The biggest challenge (aside from a few questionable ailments encountered) was by far the school, which consisted of tree trunks and corrugated iron in the middle of a terraced corn field, and therefore the lack of walls made it hard for the children to hear what we were saying when other classes were chanting and singing. The language barrier meant that a lot of the teaching relied on repetition of what we were saying and copying from the broken whiteboard that kept falling off the branches from which they were hung, rather than the children actually understanding what they were being taught. We hoped that the English teacher would translate some sentences but he had VERY minimal English language skills. Eventually we used drawings and actions to portray what we were teaching them, and focused on pronunciation. We introduced audience participation, clapping and stickers to engage the students, and bought in a blow-up globe to teach them about the wider world outside of, not even Nepal but, their own village. Very few children knew what England was, and only really knew of China in terms of other countries, with few of them ever even having gone to the capital of Nepal, Kathmandu. It was also challenging to teach the nursery class when none of them had any equipment to learn with; many used the tiniest bit of lead that had fallen out of the actual pencil, and only had one scrap of dirty paper to write on. It was unbelievable to see how the children still turned up for school every day with a smile on their face, in the same clothes they had been wearing for 4 weeks straight, wanting to learn.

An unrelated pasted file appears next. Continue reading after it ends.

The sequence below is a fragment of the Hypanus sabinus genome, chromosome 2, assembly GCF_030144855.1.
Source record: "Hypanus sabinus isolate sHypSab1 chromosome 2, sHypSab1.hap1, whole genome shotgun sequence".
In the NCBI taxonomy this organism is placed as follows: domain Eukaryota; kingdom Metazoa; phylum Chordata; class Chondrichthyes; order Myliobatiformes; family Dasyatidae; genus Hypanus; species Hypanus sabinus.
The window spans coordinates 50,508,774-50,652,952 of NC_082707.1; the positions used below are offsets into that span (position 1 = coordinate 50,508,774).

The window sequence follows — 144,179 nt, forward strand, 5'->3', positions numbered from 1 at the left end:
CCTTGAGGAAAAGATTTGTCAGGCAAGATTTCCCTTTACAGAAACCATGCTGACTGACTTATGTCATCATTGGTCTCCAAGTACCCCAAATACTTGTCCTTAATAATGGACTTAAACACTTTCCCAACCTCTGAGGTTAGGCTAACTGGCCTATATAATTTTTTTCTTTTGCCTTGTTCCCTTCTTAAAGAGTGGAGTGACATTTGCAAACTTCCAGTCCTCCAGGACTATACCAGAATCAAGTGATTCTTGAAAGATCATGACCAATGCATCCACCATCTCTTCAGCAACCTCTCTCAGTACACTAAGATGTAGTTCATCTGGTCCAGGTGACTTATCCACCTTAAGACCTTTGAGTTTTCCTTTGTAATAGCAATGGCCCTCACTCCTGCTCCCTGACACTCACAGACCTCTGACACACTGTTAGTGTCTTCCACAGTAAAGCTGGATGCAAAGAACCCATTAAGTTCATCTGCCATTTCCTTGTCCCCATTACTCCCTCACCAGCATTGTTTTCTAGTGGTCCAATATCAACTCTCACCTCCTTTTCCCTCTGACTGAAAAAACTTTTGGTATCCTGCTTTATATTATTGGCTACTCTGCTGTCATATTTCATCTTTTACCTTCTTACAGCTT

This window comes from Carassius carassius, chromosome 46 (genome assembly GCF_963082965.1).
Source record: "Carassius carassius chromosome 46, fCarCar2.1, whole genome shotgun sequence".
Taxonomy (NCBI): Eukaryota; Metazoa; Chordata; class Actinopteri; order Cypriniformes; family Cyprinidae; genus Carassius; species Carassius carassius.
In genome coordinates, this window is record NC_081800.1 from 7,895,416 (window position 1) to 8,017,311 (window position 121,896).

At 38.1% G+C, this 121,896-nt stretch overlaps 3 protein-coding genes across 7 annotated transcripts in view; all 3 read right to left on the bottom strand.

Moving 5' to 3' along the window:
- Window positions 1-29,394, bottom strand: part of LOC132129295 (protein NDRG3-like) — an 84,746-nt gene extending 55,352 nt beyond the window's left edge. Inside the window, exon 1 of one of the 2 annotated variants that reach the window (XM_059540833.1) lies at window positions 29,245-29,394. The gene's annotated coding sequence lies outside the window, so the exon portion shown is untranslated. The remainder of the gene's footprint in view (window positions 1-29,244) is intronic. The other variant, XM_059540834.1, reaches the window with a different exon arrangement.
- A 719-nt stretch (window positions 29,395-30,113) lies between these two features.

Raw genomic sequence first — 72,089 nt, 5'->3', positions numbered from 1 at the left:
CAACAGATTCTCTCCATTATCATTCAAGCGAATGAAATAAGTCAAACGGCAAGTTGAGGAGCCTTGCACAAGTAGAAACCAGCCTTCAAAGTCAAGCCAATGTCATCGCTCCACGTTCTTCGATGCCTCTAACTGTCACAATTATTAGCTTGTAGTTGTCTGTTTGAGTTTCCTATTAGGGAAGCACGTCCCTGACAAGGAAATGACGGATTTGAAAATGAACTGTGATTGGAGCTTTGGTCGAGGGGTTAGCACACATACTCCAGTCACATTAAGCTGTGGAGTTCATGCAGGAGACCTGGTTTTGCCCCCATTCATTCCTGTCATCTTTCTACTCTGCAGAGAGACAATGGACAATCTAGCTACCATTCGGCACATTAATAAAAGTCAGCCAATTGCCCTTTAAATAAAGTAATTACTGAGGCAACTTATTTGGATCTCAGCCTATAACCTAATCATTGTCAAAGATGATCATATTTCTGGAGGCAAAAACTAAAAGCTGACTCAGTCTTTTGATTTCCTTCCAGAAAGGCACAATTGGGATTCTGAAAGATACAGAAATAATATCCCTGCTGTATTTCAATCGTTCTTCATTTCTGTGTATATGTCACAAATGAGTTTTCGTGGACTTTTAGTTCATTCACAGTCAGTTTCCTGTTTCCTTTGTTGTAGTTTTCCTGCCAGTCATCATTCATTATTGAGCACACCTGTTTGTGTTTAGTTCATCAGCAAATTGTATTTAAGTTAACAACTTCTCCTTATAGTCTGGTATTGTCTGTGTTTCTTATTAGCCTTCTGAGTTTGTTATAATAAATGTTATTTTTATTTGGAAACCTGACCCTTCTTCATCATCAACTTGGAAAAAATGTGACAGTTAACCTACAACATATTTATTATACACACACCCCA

The last week of the trip, assisted by Gateway funding, entailed visiting the sights of Kathmandu, back in a place with running water, restaurants and continuous electricity. Despite this, the roads were still manic, cables and wires were hanging in stacks over the road and poverty was still very much in surrounding view. We had a debrief over dinner with the other volunteers, shared stories and contributed improvements for the school and ideas to help the teachers educate their students more effectively. The last few days consisted of visiting temples populated by monkeys, visiting Bhaktapur (an ancient city in the Kathmandu valley where the King once lived, however where his palace and surrounding temples had been severely destroyed by the devastating 2015 earthquake), accidently dining with Nepali politicians, browsing the markets and scouting out places for breakfast and dinner.